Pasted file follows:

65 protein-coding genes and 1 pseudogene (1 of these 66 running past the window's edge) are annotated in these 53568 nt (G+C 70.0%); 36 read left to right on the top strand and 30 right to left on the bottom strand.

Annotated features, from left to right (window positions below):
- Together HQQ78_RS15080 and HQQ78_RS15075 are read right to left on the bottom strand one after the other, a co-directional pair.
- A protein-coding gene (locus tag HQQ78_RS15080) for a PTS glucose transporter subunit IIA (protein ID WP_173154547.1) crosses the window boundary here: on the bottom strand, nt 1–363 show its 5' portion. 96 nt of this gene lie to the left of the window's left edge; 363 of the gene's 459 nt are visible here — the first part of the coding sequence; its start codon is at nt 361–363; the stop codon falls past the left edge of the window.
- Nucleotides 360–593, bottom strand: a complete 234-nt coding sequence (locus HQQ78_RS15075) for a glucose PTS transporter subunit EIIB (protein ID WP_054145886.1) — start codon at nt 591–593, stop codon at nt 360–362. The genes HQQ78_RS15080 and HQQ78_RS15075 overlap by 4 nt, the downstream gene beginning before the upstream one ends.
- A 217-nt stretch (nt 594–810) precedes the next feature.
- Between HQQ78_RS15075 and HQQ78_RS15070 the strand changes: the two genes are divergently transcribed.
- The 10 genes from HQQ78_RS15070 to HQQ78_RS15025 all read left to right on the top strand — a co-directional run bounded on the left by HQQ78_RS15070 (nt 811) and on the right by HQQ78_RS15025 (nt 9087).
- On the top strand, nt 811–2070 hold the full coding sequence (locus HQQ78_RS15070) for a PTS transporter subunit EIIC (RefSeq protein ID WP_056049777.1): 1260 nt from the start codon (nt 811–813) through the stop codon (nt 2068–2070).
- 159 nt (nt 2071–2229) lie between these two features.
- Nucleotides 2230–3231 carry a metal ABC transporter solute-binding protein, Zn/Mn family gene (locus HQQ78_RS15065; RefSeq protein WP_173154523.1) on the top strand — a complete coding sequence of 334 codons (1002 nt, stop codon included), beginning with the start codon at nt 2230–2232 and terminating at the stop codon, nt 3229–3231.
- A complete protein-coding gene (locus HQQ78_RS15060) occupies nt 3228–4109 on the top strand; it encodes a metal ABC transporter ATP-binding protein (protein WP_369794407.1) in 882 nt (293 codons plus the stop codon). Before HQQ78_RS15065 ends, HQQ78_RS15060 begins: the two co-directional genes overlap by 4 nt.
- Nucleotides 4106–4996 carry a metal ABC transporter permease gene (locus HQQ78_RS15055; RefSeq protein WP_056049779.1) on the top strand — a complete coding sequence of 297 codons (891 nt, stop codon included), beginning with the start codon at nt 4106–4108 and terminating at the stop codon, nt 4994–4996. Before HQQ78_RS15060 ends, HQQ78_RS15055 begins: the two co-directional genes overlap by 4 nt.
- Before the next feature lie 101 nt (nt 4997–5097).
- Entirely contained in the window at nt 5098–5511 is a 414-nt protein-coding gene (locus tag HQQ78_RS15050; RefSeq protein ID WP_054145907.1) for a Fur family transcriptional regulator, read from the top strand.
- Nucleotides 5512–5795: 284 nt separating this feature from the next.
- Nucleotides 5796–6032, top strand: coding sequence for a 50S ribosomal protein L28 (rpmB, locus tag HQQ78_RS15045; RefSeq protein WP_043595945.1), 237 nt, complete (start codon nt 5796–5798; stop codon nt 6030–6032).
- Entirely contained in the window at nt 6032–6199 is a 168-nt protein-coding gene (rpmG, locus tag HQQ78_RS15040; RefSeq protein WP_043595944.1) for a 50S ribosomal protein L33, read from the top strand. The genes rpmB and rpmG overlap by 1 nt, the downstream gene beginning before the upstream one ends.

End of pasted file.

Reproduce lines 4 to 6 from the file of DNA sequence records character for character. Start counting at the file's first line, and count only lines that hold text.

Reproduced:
- A protein-coding gene (locus tag HQQ78_RS15080) for a PTS glucose transporter subunit IIA (protein ID WP_173154547.1) crosses the window boundary here: on the bottom strand, nt 1–363 show its 5' portion. 96 nt of this gene lie to the left of the window's left edge; 363 of the gene's 459 nt are visible here — the first part of the coding sequence; its start codon is at nt 361–363; the stop codon falls past the left edge of the window.
- Nucleotides 360–593, bottom strand: a complete 234-nt coding sequence (locus HQQ78_RS15075) for a glucose PTS transporter subunit EIIB (protein ID WP_054145886.1) — start codon at nt 591–593, stop codon at nt 360–362. The genes HQQ78_RS15080 and HQQ78_RS15075 overlap by 4 nt, the downstream gene beginning before the upstream one ends.
- A 217-nt stretch (nt 594–810) precedes the next feature.